are set to something larger - like 16Kb - for larger database).
Except of a few cases, and lgwr process is one of them (*) - it
writes logfiles using 512b blocks.  This is okay for a raw device
with 512bytes blocks, but ext4 expects 4k writes at min.

(*) another case is writing to control file, which is also done in
512byte chunks.

>> At this point, the process in question can't be killed or
>> stopped.  Yes it's oracle DB, and I can kill all other processes
>> of this instance (this one is lgwr, aka log writer), but the stuck
>> process will continue to be stuck, so it is not an inter-process
>> deadlock.
>>
>> echo "w" > /proc/sysrq-trigger shows only that process, with the
>> same stack trace.

Just for the record, this is from echoing "w" into sysrq-trigger:

[ 4691.585450] SysRq : Show Blocked State
[ 4691.585493]   task                        PC stack   pid father
[ 4691.585752] oracle          D 0000000000000000     0 23357      1 0x00000004
[ 4691.585804]  ffff88127719e080 0000000000000082 ffff881200000000 ffff881279791040
[ 4691.585883]  ffff8803caf03fd8 ffff8803caf03fd8 ffff8803caf03fd8 ffff88127719e080
[ 4691.585961]  ffffea0046db2510 ffffffff00000000 ffff8820431b24a8 ffffffff810eeda2
[ 4691.586039] Call Trace:
[ 4691.586079]  [<ffffffff810eeda2>] ? __do_fault+0x422/0x520
[ 4691.586140]  [<ffffffffa0123e6d>] ? ext4_file_write+0x20d/0x260 [ext4]
[ 4691.586185]  [<ffffffff8106aee0>] ? abort_exclusive_wait+0xb0/0xb0
[ 4691.586232]  [<ffffffffa0123c60>] ? ext4_llseek+0x120/0x120 [ext4]
[ 4691.586275]  [<ffffffff81162173>] ? aio_rw_vect_retry+0x73/0x1d0
[ 4691.586315]  [<ffffffff8116302f>] ? aio_run_iocb+0x5f/0x160
[ 4691.586354]  [<ffffffff81164258>] ? do_io_submit+0x4f8/0x600
[ 4691.586398]  [<ffffffff81359b52>] ? system_call_fastpath+0x16/0x1b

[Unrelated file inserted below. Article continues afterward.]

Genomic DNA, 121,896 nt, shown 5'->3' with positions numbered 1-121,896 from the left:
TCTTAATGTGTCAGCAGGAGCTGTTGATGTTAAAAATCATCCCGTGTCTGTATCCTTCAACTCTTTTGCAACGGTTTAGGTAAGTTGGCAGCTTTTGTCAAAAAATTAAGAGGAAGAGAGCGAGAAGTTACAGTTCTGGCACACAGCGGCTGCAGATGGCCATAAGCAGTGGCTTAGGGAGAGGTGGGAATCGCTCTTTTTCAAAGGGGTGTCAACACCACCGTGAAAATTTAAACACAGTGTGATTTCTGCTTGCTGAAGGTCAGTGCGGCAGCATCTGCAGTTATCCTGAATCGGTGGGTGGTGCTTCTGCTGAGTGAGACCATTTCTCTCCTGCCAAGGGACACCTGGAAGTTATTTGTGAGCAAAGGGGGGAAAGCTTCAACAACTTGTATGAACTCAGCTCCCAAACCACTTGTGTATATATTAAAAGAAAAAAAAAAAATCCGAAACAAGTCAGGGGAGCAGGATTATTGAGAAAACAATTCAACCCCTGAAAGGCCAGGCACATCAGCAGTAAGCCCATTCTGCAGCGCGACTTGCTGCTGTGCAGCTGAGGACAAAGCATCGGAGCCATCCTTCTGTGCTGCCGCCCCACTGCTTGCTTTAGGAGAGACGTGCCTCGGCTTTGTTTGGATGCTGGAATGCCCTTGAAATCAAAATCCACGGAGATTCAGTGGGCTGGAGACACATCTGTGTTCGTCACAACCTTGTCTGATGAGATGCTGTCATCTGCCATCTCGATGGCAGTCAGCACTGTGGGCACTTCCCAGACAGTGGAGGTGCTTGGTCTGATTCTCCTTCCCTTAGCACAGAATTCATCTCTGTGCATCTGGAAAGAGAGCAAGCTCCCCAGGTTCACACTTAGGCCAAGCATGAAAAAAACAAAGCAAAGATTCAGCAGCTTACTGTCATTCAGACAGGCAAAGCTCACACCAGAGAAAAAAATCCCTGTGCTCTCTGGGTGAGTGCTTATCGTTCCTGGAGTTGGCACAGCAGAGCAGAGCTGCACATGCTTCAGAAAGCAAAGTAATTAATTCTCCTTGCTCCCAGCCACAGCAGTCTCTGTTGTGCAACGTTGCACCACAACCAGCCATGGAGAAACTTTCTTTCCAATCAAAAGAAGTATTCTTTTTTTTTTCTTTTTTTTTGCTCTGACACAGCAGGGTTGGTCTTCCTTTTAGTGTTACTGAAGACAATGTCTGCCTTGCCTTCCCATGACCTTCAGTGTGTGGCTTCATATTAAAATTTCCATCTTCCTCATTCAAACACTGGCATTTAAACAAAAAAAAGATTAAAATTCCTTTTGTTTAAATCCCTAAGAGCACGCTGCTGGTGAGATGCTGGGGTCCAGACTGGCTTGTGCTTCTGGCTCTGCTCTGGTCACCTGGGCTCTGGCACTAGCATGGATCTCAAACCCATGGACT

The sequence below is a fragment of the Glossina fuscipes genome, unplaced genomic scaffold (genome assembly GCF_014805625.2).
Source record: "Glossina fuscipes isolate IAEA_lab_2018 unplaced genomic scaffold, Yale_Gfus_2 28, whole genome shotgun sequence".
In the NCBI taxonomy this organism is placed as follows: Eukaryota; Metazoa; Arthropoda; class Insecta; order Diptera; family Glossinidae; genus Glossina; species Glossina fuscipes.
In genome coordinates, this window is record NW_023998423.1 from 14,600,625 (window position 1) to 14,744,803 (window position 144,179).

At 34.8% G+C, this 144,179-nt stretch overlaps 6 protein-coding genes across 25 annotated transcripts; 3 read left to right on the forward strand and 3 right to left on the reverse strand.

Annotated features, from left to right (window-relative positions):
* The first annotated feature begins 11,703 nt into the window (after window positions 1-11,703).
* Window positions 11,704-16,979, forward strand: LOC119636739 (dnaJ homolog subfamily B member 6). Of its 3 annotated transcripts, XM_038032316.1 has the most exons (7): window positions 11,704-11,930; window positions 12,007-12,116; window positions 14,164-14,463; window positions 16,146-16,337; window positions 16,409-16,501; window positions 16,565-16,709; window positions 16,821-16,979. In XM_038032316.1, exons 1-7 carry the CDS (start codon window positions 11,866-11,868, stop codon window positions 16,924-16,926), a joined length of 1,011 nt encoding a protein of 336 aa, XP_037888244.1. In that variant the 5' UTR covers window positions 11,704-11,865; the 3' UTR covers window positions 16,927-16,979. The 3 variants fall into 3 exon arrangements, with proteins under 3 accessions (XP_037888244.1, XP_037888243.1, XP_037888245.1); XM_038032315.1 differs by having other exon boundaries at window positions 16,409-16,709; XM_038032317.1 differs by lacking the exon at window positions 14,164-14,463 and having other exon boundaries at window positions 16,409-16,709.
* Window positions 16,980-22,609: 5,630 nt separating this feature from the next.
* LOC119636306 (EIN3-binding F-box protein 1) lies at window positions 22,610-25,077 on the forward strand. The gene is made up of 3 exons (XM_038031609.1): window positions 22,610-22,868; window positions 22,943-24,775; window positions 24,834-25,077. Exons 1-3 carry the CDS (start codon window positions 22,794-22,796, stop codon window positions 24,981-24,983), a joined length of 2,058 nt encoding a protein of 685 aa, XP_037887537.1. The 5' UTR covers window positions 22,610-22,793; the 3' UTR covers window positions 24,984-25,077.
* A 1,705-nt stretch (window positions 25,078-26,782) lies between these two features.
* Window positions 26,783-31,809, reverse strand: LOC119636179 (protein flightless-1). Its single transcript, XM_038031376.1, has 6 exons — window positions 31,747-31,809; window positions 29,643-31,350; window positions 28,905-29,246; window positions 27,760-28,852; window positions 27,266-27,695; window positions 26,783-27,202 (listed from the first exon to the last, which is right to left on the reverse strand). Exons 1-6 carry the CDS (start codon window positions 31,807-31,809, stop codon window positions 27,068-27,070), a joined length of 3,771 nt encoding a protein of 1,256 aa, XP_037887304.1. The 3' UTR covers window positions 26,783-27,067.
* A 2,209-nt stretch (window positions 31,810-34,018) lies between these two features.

It is almost but not the same as above.

Thank you,

/mjt

>> This is 3.0.1 kernel from kernel.org (amd64 arch).  The system is
>> a relatively large box (IBM System x3850 X5).  So far, I've seen
>> this issue twice, and each time in the following scenario:
>>
>> I copy an oracle database from another machine to filesystem
>> mounted with dioread_nolock, and right after the copy completes,
>> I start the database.  And immediately when Oracle opens its
>> DB ("Database opened") I see stuck lgwr process like above.
>>
>> So I suspect it happens when there are some unwritten files
>> in buffer/page cache and some process tries to do direct
>> writes.
>>
>> I haven't seen this happening without dioread_nolock, but since
>> I don't have an easy reproducer I can't say this mount option
>> is a requiriment.  So far, I was able to trigger it only after
>> large db copy, with small database I created in order to try
>> to reproduce it the issue does not happen.
>>
>> And sure thing, when it happens, the only way to clean up is
>> to forcible reboot the machine (echo b > sysrq-trigger).
>>
>> I'll continue experiments in a hope to find an easier reproducer,
>> but the problem is that I've little time left before the machine
>> in question will go into production.  So if anyone have hints
>> for this issue, please share.. ;)
> 
> 							Honza

--
To unsubscribe from this list: send the line "unsubscribe linux-ext4" in
the body of a message to majordomo@...r.kernel.org
More majordomo info at  http://vger.kernel.org/majordomo-info.html

Powered by blists - more mailing lists